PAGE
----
Restorative Justice in Practice
Evaluating What Works for Victims and Offenders
Restorative justice has made significant progress in recent years and now plays an increasingly important role in and alongside the criminal justice systems of a number of countries in different parts of the world. In many cases, however, successes and failures, strengths and weaknesses have not been evaluated sufficiently systematically and comprehensively, and it has been difficult to gain an accurate picture of its implementation and the lessons to be drawn from this.
Restorative Justice in Practice addresses this need, analyzing the results of the implementation of three restorative justice schemes in England and Wales in the largest and most complete trial of restorative justice with adult offenders worldwide. It aims to bring out the practicalities of setting up and running restorative justice schemes in connection with criminal justice, the costs of doing so and the key professional and ethical issues involved.
At the same time the book situates these findings within the growing international academic and policy debates about restorative justice, addressing a number of key issues for criminal justice and penology, including:
- how far victim expectations of justice are and can be met by restorative justice aligned with criminal justice
- whether ‘community’ is involved in restorative justice for adult offenders and how this relates to social capital
- how far restorative justice events relate to processes of desistance (giving up crime), promote reductions in reoffending and link to resettlement
- what stages of criminal justice may be most suitable for restorative justice and how this relates to victim and offender needs
- the usefulness of conferencing and mediation as forms of restorative justice with adults.
Restorative Justice in Practice will be essential reading for both students and practitioners, and a key contribution to the restorative justice debate.
Table of Contents
1. Setting the Scene 2. Setting the Schemes in Context: A Review of the Aims, Histories and Results of Restorative Justice 3. Setting Up and Running Restorative Justice Schemes 4. Accountability, Regulation and Risk Experiencing Restorative Justice 5. Approaching Restorative Justice 6. Through a Different Lens: Examining Restorative Justice Using Case Studies 7. During Restorative Justice Events Looking Back at Restorative Justice: What Do People Think it Achieved? 8. The Victims’ View: Satisfaction and Closure 9. Outcome Agreements and their Progress 10. The Offenders’ View: Reoffending and the Road to Desistance 11. Restorative Justice: Lessons from Practice
Joanna Shapland is Professor of Criminal Justice in the School of Law, University of Sheffield, and Head of the School of Law; Gwen Robinson is Senior Lecturer in Criminal Justice in the School of Law at the University of Sheffield; Angela Sorsby is a freelance criminologist specialising in data analysis and statistics.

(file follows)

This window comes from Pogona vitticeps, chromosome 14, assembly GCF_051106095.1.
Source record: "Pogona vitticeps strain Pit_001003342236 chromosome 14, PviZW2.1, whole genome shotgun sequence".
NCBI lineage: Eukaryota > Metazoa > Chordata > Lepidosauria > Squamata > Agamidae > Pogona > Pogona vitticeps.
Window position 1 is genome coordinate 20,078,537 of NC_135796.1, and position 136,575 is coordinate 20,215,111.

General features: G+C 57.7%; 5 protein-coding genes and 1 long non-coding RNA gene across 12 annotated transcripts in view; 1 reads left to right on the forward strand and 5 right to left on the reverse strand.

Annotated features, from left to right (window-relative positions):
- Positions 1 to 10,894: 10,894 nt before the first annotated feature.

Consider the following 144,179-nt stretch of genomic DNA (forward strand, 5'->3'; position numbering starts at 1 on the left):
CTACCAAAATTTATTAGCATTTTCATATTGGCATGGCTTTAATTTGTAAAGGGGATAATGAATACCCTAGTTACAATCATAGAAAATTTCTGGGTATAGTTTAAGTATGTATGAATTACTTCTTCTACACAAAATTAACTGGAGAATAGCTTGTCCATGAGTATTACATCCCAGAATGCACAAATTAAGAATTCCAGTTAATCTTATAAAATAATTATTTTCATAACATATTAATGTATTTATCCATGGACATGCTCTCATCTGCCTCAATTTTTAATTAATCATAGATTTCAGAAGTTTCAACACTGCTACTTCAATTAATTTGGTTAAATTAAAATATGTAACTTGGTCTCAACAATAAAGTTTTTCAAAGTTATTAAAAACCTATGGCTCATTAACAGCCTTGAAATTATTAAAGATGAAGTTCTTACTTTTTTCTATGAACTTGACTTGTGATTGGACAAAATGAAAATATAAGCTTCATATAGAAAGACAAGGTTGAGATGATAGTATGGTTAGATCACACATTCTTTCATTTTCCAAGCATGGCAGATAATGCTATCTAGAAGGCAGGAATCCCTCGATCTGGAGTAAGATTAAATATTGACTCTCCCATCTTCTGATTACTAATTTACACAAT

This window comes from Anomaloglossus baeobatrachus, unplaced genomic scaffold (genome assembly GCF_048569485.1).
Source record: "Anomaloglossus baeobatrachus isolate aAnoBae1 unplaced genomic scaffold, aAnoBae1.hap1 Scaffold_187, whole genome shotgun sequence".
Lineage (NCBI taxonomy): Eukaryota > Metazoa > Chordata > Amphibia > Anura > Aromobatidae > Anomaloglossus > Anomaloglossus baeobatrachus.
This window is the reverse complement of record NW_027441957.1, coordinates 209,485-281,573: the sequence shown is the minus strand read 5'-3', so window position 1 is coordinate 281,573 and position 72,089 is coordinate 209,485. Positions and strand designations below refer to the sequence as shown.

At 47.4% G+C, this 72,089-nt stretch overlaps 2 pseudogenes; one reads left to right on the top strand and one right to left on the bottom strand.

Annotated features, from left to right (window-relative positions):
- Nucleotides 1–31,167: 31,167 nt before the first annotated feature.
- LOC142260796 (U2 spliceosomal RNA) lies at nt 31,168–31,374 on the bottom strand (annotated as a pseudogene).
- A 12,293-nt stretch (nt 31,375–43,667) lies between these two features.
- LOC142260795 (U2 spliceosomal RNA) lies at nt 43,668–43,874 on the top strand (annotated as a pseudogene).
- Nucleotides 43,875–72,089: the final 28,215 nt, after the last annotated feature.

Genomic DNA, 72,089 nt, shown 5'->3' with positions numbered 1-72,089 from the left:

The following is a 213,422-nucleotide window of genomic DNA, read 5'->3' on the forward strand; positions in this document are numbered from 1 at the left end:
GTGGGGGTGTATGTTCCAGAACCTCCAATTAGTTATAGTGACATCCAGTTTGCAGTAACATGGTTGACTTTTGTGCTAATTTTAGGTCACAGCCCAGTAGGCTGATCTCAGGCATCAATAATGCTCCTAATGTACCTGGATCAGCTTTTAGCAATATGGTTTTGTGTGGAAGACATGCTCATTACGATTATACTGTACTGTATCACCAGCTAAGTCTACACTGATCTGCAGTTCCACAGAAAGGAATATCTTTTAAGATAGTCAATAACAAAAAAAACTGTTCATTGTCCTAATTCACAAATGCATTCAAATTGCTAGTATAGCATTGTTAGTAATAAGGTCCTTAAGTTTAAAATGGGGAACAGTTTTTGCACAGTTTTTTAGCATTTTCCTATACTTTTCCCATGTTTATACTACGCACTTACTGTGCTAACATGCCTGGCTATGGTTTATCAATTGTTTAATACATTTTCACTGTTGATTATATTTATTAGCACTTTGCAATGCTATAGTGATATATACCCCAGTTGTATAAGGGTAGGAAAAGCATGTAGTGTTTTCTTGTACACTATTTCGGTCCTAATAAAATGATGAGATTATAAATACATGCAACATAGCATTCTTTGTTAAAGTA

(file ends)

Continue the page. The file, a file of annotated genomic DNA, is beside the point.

"This seven year study is the most important research evidence on restorative justice (RJ) in this country. The work challenges some of the myths around restorative justice – for example the finding that 70% of victims of serious crimes chose to meet the offender when this was offered to them, challenges the prevailing view that RJ is only appropriate for less serious crime. Her research has confirmed earlier findings of the strong victim benefits from restorative justice; and provided new evidence for the impact of RJ in reducing re-offending, leading to cost-savings across Criminal Justice. This book will provide essential reading for policy makers interested in evidence-based policy; for criminal justice agencies seeking to give victims a stronger voice in justice; and includes a wealth of information for practitioners who want to know 'what works' and base their restorative practice on the evidence." – Lizzie Nelson, Director, Restorative Justice Council
'This book provides a state-of-the-art analysis of restorative justice, conferences, and mediation for serious cases and adult offenders. It is essential reading for policymakers and practitioners who wish to develop restorative justice schemes that work alongside conventional criminal justice. Its comprehensive and measured analysis is a welcome addition to the research literature. This is a scholarly treatment of restorative justice for the real world and ways to move it from the margins to the mainstream of criminal justice.' – Kathleen Daly, Professor of Criminology and Criminal Justice, Griffith University, Australia
'The authors promised to provide "essential reading" for students and practioners. They have met that promise in regard to both their description of applications of RJ in the adult justice system (pre-trial, during sentencing formulation, and post sentencing) and in their many probing questions regarding RJ in general.'
-Eric Assur, in the Restorative Justice Online blog, 2 March 2012